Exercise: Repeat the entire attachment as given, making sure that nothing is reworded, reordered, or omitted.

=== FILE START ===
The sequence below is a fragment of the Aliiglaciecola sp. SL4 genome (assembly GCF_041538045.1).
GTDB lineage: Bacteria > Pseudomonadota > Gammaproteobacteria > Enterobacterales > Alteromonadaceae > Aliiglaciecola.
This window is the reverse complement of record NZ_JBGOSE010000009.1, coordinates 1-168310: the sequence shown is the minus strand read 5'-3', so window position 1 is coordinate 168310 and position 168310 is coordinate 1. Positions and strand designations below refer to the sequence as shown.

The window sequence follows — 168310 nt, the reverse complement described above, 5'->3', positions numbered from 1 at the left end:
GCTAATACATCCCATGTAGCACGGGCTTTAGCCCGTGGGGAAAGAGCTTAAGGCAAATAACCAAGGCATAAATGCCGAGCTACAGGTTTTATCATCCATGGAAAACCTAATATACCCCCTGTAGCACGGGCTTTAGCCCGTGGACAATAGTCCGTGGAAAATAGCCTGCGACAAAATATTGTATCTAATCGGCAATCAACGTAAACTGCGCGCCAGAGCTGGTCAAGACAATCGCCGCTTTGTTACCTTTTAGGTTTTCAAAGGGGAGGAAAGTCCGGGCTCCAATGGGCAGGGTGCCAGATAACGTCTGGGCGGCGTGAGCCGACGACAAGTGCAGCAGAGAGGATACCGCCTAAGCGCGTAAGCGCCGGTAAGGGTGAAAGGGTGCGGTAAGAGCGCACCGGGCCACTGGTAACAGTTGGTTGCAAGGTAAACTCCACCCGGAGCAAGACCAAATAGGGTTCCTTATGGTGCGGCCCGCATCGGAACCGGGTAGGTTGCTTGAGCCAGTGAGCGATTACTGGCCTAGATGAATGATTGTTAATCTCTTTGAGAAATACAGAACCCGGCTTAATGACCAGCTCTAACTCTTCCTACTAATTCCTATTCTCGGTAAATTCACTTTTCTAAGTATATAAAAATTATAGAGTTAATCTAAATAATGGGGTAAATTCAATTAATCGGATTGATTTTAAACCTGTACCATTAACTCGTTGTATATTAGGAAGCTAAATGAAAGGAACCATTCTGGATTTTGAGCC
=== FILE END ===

The sequence below is a fragment of the Aliiglaciecola sp. SL4 genome (assembly GCF_041538045.1).
GTDB lineage: Bacteria > Pseudomonadota > Gammaproteobacteria > Enterobacterales > Alteromonadaceae > Aliiglaciecola.
This window is the reverse complement of record NZ_JBGOSE010000009.1, coordinates 1-168310: the sequence shown is the minus strand read 5'-3', so window position 1 is coordinate 168310 and position 168310 is coordinate 1. Positions and strand designations below refer to the sequence as shown.

The window sequence follows — 168310 nt, the reverse complement described above, 5'->3', positions numbered from 1 at the left end:
GCTAATACATCCCATGTAGCACGGGCTTTAGCCCGTGGGGAAAGAGCTTAAGGCAAATAACCAAGGCATAAATGCCGAGCTACAGGTTTTATCATCCATGGAAAACCTAATATACCCCCTGTAGCACGGGCTTTAGCCCGTGGACAATAGTCCGTGGAAAATAGCCTGCGACAAAATATTGTATCTAATCGGCAATCAACGTAAACTGCGCGCCAGAGCTGGTCAAGACAATCGCCGCTTTGTTACCTTTTAGGTTTTCAAAGGGGAGGAAAGTCCGGGCTCCAATGGGCAGGGTGCCAGATAACGTCTGGGCGGCGTGAGCCGACGACAAGTGCAGCAGAGAGGATACCGCCTAAGCGCGTAAGCGCCGGTAAGGGTGAAAGGGTGCGGTAAGAGCGCACCGGGCCACTGGTAACAGTTGGTTGCAAGGTAAACTCCACCCGGAGCAAGACCAAATAGGGTTCCTTATGGTGCGGCCCGCATCGGAACCGGGTAGGTTGCTTGAGCCAGTGAGCGATTACTGGCCTAGATGAATGATTGTTAATCTCTTTGAGAAATACAGAACCCGGCTTAATGACCAGCTCTAACTCTTCCTACTAATTCCTATTCTCGGTAAATTCACTTTTCTAAGTATATAAAAATTATAGAGTTAATCTAAATAATGGGGTAAATTCAATTAATCGGATTGATTTTAAACCTGTACCATTAACTCGTTGTATATTAGGAAGCTAAATGAAAGGAACCATTCTGGATTTTGAGCC